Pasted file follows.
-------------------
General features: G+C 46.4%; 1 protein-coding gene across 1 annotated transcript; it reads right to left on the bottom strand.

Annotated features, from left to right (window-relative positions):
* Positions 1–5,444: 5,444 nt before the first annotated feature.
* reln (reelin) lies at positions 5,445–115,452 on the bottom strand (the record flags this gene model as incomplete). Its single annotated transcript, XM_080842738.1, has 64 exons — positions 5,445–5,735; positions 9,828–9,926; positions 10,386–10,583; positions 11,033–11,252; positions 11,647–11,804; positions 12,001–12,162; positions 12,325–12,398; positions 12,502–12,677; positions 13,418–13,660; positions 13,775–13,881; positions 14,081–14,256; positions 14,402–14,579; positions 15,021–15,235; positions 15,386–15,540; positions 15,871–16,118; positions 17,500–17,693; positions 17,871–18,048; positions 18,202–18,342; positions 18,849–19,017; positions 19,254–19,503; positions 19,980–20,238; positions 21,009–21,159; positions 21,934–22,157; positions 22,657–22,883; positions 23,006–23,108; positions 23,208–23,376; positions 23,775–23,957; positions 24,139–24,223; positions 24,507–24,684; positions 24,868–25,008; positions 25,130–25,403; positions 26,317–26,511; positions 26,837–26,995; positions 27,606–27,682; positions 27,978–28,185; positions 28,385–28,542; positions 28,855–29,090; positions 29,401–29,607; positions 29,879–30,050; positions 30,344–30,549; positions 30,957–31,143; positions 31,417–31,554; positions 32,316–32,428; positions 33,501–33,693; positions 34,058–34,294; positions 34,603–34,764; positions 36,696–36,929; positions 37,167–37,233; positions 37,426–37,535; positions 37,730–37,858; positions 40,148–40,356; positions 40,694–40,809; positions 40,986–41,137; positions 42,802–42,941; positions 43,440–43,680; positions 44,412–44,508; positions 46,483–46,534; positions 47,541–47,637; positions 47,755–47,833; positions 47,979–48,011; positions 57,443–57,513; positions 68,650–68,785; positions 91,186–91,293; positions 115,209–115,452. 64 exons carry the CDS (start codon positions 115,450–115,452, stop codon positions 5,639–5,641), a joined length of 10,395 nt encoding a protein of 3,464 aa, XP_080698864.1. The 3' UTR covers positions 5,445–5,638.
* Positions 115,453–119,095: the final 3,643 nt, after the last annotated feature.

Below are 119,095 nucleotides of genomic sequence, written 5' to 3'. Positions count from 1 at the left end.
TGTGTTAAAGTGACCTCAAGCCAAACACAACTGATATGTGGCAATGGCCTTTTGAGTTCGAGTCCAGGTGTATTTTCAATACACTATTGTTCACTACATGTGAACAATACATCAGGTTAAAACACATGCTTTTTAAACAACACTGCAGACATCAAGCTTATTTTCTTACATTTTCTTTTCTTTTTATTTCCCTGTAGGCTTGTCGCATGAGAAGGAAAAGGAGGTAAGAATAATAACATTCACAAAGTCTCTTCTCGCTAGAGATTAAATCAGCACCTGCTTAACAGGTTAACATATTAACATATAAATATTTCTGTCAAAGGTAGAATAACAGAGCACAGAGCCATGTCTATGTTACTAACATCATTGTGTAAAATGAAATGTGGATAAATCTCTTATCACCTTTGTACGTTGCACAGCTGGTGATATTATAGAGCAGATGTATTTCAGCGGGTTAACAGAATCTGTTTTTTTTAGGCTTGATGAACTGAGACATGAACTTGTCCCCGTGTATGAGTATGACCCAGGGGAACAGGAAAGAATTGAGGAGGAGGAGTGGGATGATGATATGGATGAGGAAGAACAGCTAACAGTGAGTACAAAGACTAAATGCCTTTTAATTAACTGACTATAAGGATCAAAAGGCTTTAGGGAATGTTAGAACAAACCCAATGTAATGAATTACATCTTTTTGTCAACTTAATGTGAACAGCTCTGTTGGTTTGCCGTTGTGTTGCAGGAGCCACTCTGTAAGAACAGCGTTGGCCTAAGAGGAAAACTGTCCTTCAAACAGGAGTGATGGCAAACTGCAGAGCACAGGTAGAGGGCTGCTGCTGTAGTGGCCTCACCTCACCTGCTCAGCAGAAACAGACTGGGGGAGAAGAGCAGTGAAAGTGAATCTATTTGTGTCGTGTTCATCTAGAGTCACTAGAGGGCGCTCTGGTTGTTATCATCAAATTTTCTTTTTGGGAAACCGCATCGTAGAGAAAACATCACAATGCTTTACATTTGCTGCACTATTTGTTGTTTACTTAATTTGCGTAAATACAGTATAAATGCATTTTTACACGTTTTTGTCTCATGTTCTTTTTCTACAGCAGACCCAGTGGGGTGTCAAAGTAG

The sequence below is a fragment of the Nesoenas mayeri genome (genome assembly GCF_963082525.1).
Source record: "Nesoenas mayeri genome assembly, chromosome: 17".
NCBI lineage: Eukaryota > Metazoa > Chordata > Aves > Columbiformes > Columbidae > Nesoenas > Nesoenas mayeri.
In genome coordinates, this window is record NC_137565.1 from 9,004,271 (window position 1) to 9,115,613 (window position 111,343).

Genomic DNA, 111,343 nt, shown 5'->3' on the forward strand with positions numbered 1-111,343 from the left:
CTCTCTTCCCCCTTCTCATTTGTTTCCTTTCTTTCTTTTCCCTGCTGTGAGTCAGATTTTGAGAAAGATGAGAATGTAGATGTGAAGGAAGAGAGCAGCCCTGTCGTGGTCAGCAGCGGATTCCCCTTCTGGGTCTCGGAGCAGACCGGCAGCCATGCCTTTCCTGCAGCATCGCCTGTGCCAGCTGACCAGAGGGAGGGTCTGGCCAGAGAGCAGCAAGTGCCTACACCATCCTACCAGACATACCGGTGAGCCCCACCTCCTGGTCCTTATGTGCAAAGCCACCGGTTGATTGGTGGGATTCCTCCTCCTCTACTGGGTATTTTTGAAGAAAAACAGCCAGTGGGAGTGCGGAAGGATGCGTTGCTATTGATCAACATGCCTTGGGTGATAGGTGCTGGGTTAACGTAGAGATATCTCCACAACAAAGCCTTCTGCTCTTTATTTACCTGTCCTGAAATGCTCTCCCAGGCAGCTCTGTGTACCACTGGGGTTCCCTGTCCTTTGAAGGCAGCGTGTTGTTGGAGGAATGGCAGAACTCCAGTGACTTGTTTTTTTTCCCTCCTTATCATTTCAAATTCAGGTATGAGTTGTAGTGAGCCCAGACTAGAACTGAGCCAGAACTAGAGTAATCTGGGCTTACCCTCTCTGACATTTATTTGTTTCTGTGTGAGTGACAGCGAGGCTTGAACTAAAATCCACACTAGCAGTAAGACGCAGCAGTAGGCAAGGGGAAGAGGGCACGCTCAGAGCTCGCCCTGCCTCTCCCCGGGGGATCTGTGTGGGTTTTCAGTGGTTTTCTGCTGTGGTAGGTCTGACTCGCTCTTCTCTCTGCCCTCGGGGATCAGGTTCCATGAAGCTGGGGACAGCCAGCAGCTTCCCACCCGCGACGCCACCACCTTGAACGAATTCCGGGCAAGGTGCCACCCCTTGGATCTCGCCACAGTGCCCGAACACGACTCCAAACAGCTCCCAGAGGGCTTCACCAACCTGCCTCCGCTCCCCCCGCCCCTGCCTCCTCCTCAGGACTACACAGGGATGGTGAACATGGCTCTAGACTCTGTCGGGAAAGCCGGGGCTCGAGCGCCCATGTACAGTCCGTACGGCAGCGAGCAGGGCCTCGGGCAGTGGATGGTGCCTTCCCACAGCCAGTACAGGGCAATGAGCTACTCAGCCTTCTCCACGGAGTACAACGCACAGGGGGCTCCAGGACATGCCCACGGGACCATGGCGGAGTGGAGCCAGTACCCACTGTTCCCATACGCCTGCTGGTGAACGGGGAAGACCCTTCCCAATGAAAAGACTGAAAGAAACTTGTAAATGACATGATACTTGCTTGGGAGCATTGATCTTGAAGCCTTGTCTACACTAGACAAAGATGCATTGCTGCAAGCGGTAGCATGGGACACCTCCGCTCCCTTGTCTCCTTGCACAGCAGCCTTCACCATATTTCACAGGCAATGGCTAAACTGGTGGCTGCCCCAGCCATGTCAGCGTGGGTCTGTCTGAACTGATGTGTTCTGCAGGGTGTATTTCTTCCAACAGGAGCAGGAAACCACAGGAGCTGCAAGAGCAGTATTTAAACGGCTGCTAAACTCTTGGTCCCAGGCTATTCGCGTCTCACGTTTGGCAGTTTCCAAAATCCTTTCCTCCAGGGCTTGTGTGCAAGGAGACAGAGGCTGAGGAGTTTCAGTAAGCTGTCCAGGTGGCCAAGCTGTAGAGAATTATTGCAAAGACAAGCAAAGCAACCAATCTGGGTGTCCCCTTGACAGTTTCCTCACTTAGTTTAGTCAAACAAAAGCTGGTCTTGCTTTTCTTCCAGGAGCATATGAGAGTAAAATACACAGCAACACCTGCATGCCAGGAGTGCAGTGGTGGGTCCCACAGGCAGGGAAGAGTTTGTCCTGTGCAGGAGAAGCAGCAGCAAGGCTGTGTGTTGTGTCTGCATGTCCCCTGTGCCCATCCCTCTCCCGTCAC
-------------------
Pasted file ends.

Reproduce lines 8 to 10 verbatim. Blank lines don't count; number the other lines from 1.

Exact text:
The sequence below is a fragment of the Nesoenas mayeri genome (genome assembly GCF_963082525.1).
Source record: "Nesoenas mayeri genome assembly, chromosome: 17".
NCBI lineage: Eukaryota > Metazoa > Chordata > Aves > Columbiformes > Columbidae > Nesoenas > Nesoenas mayeri.